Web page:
One More Way to Do a One-Day Tech Class

On the ham_instructor Yahoo group, Norm, K6YXH, posted the following:

For all of you who are teaching multi-day Tech classes, consider the 1-day session as “Day 1″ of a multi-day course. I call it a ‘Inverted Ham Radio Class” because the test comes at the beginning instead of the end.

I’ve done it both ways, teaching 8 – 10 week community classes, and my current thinking is that 1-day is better because fewer drop out and we can use subsequent classes to concentrate on getting the new hams on the air and radio active.

At the first meeting, everyone passes their exam. In multi-day classes, I’ve had drop out rates of up to 50%, and not all of them go on to pass the exam. I’ve seen pass rates well below 20% after a semester of teaching high school students from a standard text. So, after the first session where everyone (well nearly everyone) passes, we have follow-on sessions where we do the important teaching, including giving advice about buying radios, getting the new hams on the air and involved in community service.

For Day 1, we pretty much follow W6NBC’s method. (Thank you, W6NBC, for publishing on the web – I had no idea we could do this and no confidence that it would work until I saw your site!)

We send two documents to students who sign up, and ask them to read them at least once:

  1. A list of the Tech Question Pool with just the right answers (no wrong answers to even skip over – no table of contents, no index – 25 pages (less if you use double side printing). I put a copy of that in the Files section.
  2. A “No- Nonsense Study Guide” like KB6NU’s.

Since we e-mail these to the examinees, we have no printing costs and no one has to buy anything except printer paper and ink to get started. We suggest that they read both documents, but if they’re pressed for time, just read the Q&As. We suggest they take practice exams on-line to see if they’re ready and ask them to keep reading until they can pass the practice exams reliably with scores of 85% or more.

At the study/exam session, we start at 9 am and take breaks every hour. At the breaks, I answer questions that students have quietly asked while the rest study. Typically, I spend 15 minutes answering those questions and explaining things like the calculations for Ohm’s Law and Power, and Frequency and Wavelength. I bring a dummy load, volt meter, piece of stripped-back coax and some portable antennas to show off.

But most important, I limit answers to 2 minutes and try real hard to avoid getting drawn into technical explanations in front of the class for questions like, “What’s CW?” and “What is SSB?”

If students want longer explanations, I make sure they’re already passing the practice exams and then take them out of the room to answer without disturbing the readers. One wanted to know the physics that allows direct radio waves to travel further than light waves – some are clearly more prepared than others!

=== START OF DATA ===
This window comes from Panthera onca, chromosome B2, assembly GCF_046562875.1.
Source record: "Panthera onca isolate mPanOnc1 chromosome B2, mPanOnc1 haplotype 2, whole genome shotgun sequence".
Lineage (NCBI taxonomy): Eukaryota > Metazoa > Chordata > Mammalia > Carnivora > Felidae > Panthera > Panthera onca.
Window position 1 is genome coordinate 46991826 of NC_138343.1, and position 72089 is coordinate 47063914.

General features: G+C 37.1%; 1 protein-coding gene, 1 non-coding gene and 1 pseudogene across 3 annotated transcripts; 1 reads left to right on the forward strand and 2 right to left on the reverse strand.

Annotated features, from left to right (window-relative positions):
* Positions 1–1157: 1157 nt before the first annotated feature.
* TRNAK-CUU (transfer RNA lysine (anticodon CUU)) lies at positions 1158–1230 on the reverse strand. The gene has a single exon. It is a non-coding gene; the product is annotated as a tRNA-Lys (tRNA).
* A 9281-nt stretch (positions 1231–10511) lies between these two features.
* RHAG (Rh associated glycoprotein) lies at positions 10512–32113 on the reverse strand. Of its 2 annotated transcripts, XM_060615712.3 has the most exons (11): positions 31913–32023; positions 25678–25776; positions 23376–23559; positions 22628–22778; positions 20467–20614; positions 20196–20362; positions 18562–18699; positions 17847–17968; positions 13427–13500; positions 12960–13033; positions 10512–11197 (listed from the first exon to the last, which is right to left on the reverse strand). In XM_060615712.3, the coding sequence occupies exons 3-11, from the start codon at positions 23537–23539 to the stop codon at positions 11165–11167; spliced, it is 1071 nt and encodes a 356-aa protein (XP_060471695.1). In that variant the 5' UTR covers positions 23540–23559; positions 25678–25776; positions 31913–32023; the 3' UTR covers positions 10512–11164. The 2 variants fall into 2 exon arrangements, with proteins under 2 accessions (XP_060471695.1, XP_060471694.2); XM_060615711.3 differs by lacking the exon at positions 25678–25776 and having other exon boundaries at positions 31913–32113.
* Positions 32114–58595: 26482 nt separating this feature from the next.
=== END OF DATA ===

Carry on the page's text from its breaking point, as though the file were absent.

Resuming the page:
Many report passing with just one read through the Q&As. Several passed without actually reading all the way through even once! At our last session, 24 of 24 passed, and many of those got 100% or missed just one or two. About half read at least a little bit outside of class, but some picked up the material for the first time at 9 am on Day 1.

Around noon, we collect exam fees (GLAARG VEC charges only $4), check ID and fill out the exam roster – we have people come into another room to do that, leaving the class to study. BTW, we allow anyone to attend just for the VE Session, including upgrades for General and Extra.

We bring in an exam team at 1 pm – most examinees are finished and turn in their answer sheets within 15 minutes. We typically grade exams and complete all paperwork by 2pm, including handing out CSCEs. We use a ‘production line’ approach, using a dedicated VE team for grading, filling out forms and completing the CSCEs, plus a few to do quality checks and answer questions.

The Day 2 training session is as close to the exam session as we can schedule. We bring in our radios, do ‘show and tell,’ and answer questions.

Day 3 is ‘how to program your radio’ – we show them how to enter simplex and repeater data and how to use memory. We use PowerPoint and have a team of experienced hams to go around and help. We ask that the students bring their manuals so we don’t get stuck.

Day 4 is a ‘get on the air’ practice where we bring a hand- held radio and have each one of them check into a weekly net – the net control expects the new hams and gets them to talk a while, introducing themselves to the others on the net.

I think I like this approach, and not only because they’re using my No-Nonsense Technician Study Guide. It gets people their licenses quickly, thereby giving them a sense of accomplishment right off the bat and keeping them interested, and then lets them learn by doing.

Comments

  1. Norm/K6YXH says:

    The credit for the 1-Day concept goes to the W6NBC club – they’re the ones who published their results and gave me the confidence to try it – it’s hard to get up in front of a class and proclaim that they are going to pass the exam with less than a day’s worth of reading unless you know it can be done. http://w6nbc. com